What we believe
We Episcopalians believe in a loving, liberating, and life-giving God: Father, Son, and Holy Spirit. As constituent members of the Anglican Communion in the United States, we are descendants of and partners with the Church of England and the Scottish Episcopal Church, and are part of the third largest group of Christians in the world.
We believe in following the teachings of Jesus Christ, whose life, death, and resurrection saved the world.
We have a legacy of inclusion, aspiring to tell and exemplify God’s love for every human being; women and men serve as bishops, priests, and deacons in our church. Laypeople and clergy cooperate as leaders at all levels of our church. Leadership is a gift from God, and can be expressed by all people in our church, regardless of sexual identity or orientation.
We believe that God loves you – no exceptions.
Liturgy is the term for the church's sacramental rites and texts used in public worship. In An Episcopal Dictionary of the Church (Church Publishing, 2000), Don S. Armentrout and Robert Boak Slocum explain that "liturgy expresses the church's identity and mission, including the church's calling to invite others and to serve with concern for the needs of the world." Although many liturgies of The Episcopal Church are included in the Book of Common Prayer, newer liturgies, such as same-sex blessings and rites for departed pets, are developed and reviewed by The Episcopal Church's Standing Commission for Music and Liturgy on an ongoing basis.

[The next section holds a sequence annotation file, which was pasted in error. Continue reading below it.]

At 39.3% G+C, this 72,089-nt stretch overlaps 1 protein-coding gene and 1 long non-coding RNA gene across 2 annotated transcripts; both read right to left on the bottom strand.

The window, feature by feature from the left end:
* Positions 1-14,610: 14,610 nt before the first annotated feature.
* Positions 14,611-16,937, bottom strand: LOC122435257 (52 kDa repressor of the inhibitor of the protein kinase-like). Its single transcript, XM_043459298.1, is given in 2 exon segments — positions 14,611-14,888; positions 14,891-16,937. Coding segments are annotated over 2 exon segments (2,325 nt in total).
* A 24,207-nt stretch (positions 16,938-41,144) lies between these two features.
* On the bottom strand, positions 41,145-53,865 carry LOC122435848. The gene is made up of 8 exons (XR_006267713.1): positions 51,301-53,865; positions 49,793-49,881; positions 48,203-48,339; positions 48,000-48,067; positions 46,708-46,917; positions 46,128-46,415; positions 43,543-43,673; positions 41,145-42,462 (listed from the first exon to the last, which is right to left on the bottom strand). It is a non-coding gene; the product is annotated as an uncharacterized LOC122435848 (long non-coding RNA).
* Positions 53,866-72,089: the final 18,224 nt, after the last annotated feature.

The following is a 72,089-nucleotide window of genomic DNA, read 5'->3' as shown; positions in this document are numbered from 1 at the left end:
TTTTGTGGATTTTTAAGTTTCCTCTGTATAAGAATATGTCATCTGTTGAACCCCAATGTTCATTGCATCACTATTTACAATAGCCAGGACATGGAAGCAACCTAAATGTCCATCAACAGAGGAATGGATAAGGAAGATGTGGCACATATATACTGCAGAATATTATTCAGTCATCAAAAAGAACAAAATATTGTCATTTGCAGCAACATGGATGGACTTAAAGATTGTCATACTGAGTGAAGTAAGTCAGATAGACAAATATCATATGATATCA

Revised Common Lectionary
A lectionary is a table of readings from Scripture appointed to be read at public worship. The Lectionary (1969, revised 1981) developed by the Roman Catholic Church after Vatican II provided for a three-year cycle of Sunday readings. This Roman lectionary provided the basis for the lectionary in 1979 edition of The Book of Common Prayer, as well as for lectionaries developed by many other denominations.
The Common Lectionary, published in 1983, was an ecumenical project of several American and Canadian denominations, developed out of a concern for the unity of the church and a desire for a common experience of Scripture. It was intended as a harmonization of the many different denominational approaches to the three-year lectionary.
The Revised Common Lectionary, published in 1992 and officially adopted by The Episcopal Church in 2006, takes into account constructive criticism of the Common Lectionary based on the evaluation of its trial use, and like the current prayer-book lectionary, is a three-year cycle of Sunday Eucharistic readings in which Matthew, Mark, and Luke are read in successive years with some material from John read in each year.